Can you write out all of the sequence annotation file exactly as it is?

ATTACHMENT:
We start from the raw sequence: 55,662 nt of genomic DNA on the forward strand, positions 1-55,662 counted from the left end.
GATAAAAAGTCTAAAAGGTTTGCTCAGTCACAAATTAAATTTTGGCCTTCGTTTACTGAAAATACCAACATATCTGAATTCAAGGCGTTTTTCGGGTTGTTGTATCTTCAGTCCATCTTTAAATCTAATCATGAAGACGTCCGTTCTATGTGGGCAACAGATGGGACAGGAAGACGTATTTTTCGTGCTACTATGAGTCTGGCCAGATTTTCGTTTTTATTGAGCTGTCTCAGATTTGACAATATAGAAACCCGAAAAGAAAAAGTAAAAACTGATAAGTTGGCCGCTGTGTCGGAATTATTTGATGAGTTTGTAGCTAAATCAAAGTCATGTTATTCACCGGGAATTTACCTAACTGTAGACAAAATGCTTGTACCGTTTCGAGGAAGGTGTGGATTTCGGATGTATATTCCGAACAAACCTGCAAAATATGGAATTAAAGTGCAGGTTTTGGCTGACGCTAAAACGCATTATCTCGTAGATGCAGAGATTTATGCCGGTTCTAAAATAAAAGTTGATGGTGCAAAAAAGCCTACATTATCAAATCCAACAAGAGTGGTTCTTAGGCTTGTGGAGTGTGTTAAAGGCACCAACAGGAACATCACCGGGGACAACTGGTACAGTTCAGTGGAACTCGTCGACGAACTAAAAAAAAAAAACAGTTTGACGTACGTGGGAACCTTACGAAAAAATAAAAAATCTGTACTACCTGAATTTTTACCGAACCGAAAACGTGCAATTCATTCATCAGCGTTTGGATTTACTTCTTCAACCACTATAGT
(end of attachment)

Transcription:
We start from the raw sequence: 55,662 nt of genomic DNA on the forward strand, positions 1-55,662 counted from the left end.
GATAAAAAGTCTAAAAGGTTTGCTCAGTCACAAATTAAATTTTGGCCTTCGTTTACTGAAAATACCAACATATCTGAATTCAAGGCGTTTTTCGGGTTGTTGTATCTTCAGTCCATCTTTAAATCTAATCATGAAGACGTCCGTTCTATGTGGGCAACAGATGGGACAGGAAGACGTATTTTTCGTGCTACTATGAGTCTGGCCAGATTTTCGTTTTTATTGAGCTGTCTCAGATTTGACAATATAGAAACCCGAAAAGAAAAAGTAAAAACTGATAAGTTGGCCGCTGTGTCGGAATTATTTGATGAGTTTGTAGCTAAATCAAAGTCATGTTATTCACCGGGAATTTACCTAACTGTAGACAAAATGCTTGTACCGTTTCGAGGAAGGTGTGGATTTCGGATGTATATTCCGAACAAACCTGCAAAATATGGAATTAAAGTGCAGGTTTTGGCTGACGCTAAAACGCATTATCTCGTAGATGCAGAGATTTATGCCGGTTCTAAAATAAAAGTTGATGGTGCAAAAAAGCCTACATTATCAAATCCAACAAGAGTGGTTCTTAGGCTTGTGGAGTGTGTTAAAGGCACCAACAGGAACATCACCGGGGACAACTGGTACAGTTCAGTGGAACTCGTCGACGAACTAAAAAAAAAAAACAGTTTGACGTACGTGGGAACCTTACGAAAAAATAAAAAATCTGTACTACCTGAATTTTTACCGAACCGAAAACGTGCAATTCATTCATCAGCGTTTGGATTTACTTCTTCAACCACTATAGT